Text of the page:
I first saw Sinbad and the Eye of the Tiger (1977) in theaters when I was seven or eight years old. I absolutely loved it as a kid, and have thought of the film fondly for decades since…but without actually re-visiting it.
A recent re-screening of the film, however, for this Saturday series, reveals Eye of the Tiger to be the least successful of the Ray Harryhausen Sinbad trilogy.
Meanwhile, Zenobia pursues Sinbad with her frightening automaton, the Minoton…
I’m not certain what occurred here, but in several scenes it looks as though the major cast members (Wayne, Seymour and Troughton) never went on location, and so all of the exterior scenes on Melanthius’s island reek of visual phoniness. It’s so bad as to take you out of the movie’s reality for several minutes.
Secondly, Sinbad and the Eye of the Tiger is the only Sinbad movie where the stop-motion animation itself proves a little tiresome. The first fight in the film — Sinbad against three insectoid/skeleton creatures from the underworld — is dire.
As Clash of the Titans also revealed, stop motion animation works less well in night-time settings (something about the mismatch in lighting between live and animated elements, I presume…).
But what makes this battle with the insectoids worse than anything in Clash is the monsters’ relative size compared to Wayne’s. They look just a tad shorter and smaller than Sinbad. Not small enough to be homunculi or some other diminutive fantasy creature, mind you, but just short enough to make it appear as though the perspectives in the mating of the footage are wrong.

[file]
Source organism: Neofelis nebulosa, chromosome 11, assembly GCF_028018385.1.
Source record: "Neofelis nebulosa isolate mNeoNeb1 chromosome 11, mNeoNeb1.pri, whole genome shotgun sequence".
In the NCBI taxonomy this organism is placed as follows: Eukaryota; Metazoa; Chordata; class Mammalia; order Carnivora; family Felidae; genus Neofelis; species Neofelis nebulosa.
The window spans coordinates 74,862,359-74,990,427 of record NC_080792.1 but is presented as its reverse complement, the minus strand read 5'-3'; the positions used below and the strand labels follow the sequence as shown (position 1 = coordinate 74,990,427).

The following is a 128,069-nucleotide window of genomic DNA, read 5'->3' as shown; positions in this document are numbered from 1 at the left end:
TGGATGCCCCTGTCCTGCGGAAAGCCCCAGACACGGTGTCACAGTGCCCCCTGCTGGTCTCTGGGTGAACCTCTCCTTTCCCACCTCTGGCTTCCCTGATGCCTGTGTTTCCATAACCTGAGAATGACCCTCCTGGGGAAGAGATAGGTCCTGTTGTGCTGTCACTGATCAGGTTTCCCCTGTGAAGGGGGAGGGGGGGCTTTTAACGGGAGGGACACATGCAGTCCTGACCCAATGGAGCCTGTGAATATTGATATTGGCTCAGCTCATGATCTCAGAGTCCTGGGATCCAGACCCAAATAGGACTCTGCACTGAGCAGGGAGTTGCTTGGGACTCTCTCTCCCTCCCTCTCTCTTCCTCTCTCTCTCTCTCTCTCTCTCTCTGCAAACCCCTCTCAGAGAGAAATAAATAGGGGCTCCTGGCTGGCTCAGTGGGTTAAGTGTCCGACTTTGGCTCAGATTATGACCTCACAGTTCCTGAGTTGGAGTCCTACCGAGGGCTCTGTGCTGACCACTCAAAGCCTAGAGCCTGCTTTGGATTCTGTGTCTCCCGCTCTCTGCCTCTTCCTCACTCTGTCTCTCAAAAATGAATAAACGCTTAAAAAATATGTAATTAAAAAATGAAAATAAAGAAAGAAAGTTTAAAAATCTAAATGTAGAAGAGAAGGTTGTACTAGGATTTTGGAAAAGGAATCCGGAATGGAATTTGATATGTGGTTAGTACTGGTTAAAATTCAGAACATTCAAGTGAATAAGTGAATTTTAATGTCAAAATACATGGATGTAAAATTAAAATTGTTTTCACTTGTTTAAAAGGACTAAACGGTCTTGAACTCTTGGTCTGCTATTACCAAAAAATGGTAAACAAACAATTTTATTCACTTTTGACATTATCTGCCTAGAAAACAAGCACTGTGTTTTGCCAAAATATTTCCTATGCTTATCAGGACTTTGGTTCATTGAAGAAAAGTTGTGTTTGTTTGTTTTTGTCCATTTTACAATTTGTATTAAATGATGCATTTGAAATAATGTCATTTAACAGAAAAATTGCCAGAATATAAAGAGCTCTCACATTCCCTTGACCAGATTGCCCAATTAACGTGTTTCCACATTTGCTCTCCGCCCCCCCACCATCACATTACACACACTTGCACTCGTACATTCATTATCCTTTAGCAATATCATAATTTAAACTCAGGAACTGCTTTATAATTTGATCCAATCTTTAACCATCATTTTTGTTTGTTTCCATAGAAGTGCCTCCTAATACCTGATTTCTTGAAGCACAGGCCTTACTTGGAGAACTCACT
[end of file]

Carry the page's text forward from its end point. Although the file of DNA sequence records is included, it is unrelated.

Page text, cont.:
Therefore, I’m going to try to focus now on the things I liked most about the film. First and foremost is the Troglodyte creature of Hyperboria.
This humanoid “monster” remains one of Harryhausen’s greatest efforts, perhaps, and is absolutely brimming with humanity and personality. The creature gives up its life to save Sinbad and his group in the climax, and it’s a sacrifice you really feel. It’s amazing to countenace the idea that a “miniature” or sculpted model can make you feel strong emotions, but that’s precisely what occurs with this sympathetic monster.
This is a villain that absolutely required a more fitting and dramatic end. The film’s climax should have involved a brawl between Sinbad and the Minoton. Even Joel, at five years old, knew something wasn’t right. He kept asking if the Minoton was going to pop up at the end. But he didn’t.
The other monsters in the film are a little underwhelming, a giant bee, a smilodon and a giant walrus, among them. They look fine, but somehow lack an overt sense of menace. The scene involving the bee happens to be spectacularly bad. Troughton’s character creates a giant bee to test Zenobia’s transformation serum, and then it promptly runs wild, and allows for Zenobia to escape. Ugh.
After having watched all the Sinbad movies now, I must say that Golden Voyage stands out as the best, with Sinbad and the Eye of the Tiger bringing up the rear. This film’s most eye-opening (and unexpected effect), at least for a forty-something dad, is a nude scene by the gorgeous (and apparently never aging…) Jane Seymour.
Somehow, as a seven year old, I didn’t pick up on that.